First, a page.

Apple’s upcoming OS X 10.10 “Yosemite” will come with a new feature called Handoff, which in conjunction with other Macs and iDevices running iOS 8, will allow you to seamlessly create content on one and then continue your work on another.
This feature will use Bluetooth to synchronize your workflows between computers; however, it will require the use of Bluetooth controllers that support LE (low energy) mode, a mode that allows for sustained connections between devices even though the controller is not fully active. This should include all of the latest models of Macs released in the past few years; however, if you are uncertain whether your Mac supports this mode, there is an easy way to find out.
One useful utility in OS X for getting an overview of your Mac is Apple’s System Information program, which shows your full hardware and software configuration in a number of separate categories. If you open this program and expand the Hardware section, you can click the Bluetooth category to get information on your system’s Bluetooth capabilities.
In here, you will see Hardware Settings for you bluetooth controller, including the chipset make and model listed. With this information, you should now be able to look up information on this chipset using Web searches, to see whether or not it supports Bluetooth LE capabilities.
This approach may take a little digging, but provided you have the make and model of the Bluetooth chipset for your Mac, you should be able to uproot this information and determine if LE mode is supported.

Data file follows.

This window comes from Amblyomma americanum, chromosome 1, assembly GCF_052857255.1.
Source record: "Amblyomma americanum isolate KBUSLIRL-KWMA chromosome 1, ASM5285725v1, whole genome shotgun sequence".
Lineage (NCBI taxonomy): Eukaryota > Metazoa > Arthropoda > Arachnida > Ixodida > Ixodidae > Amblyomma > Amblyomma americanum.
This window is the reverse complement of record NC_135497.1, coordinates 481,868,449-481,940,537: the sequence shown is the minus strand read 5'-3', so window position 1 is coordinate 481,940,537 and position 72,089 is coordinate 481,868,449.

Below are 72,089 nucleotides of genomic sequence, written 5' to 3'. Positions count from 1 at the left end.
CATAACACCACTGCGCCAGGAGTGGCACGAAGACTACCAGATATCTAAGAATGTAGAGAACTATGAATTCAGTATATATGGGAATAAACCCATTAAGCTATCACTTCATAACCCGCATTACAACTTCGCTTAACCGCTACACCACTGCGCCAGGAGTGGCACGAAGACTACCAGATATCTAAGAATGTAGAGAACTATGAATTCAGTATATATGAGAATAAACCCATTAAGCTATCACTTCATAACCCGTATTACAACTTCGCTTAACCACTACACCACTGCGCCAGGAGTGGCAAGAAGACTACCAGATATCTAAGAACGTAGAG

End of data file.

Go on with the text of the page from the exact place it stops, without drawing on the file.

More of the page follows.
Am I glad I have a new 27″ iMac that has that Bluetooth chipset – the same chipset that’s in your MacBook Pro. Though my first search came up with the wrong chipset, for the 2070 Bluetooth 3. It turns out the problem was with my search engine of choice – Bing. When I switched to Google I got the correct link right at the top. Maybe I’ll have to switch back to Google search.
Do we know whether or not a Bluetooth adapter plugged into the USB slot will work for those older Macs that can’t handle it natively?
Thanks for answering my question about BTLE in this the article, it explains it very well.
My MacBook Air6,2 has a Broadcom chipset Unknown(ffff).
Am I out of luck?
Mac just making people buy another expensive computer so that they will have the latest and greatest. I’ll wait until the bugs are worked out of the OS before deciding which route to take. Would prefer a iPad Mini with a phone on it, then I would not have to buy another computer and keep using my 2010 MacBook Pro.
Come on now, that’s just being silly. No one is being forced to buy anything and it makes no sense to ignore all the other functionality gained in Yosemite to just complain about this particular feature. In fact, this OS upgrade, like Mavericks, supports even 7-year-old iMacs.
That’s Apple: they like to push modern features while others cling to Windows 95 and Android OSes from 3 versions ago.
A nice post for informing the pre-requisites for using Handoff feature in OS X 10.10. But let me add a little more for user knowledge. After installing Yosemite, I made few settings in Mac:
In Video menu bar, checked the option ‘FaceTime’ HD Camera. Clicked on FaceTime application in ‘Preferences’ pane and Check ‘iPhone Cellular Calls’ button.
And in my iPhone6 plus, I made these changes.
Went to ‘Settings’ icon and tap on FaceTime app. Turn on this option ‘iPhone Cellular Calls’
Please keep in mind that both devices should use the same WiFi connection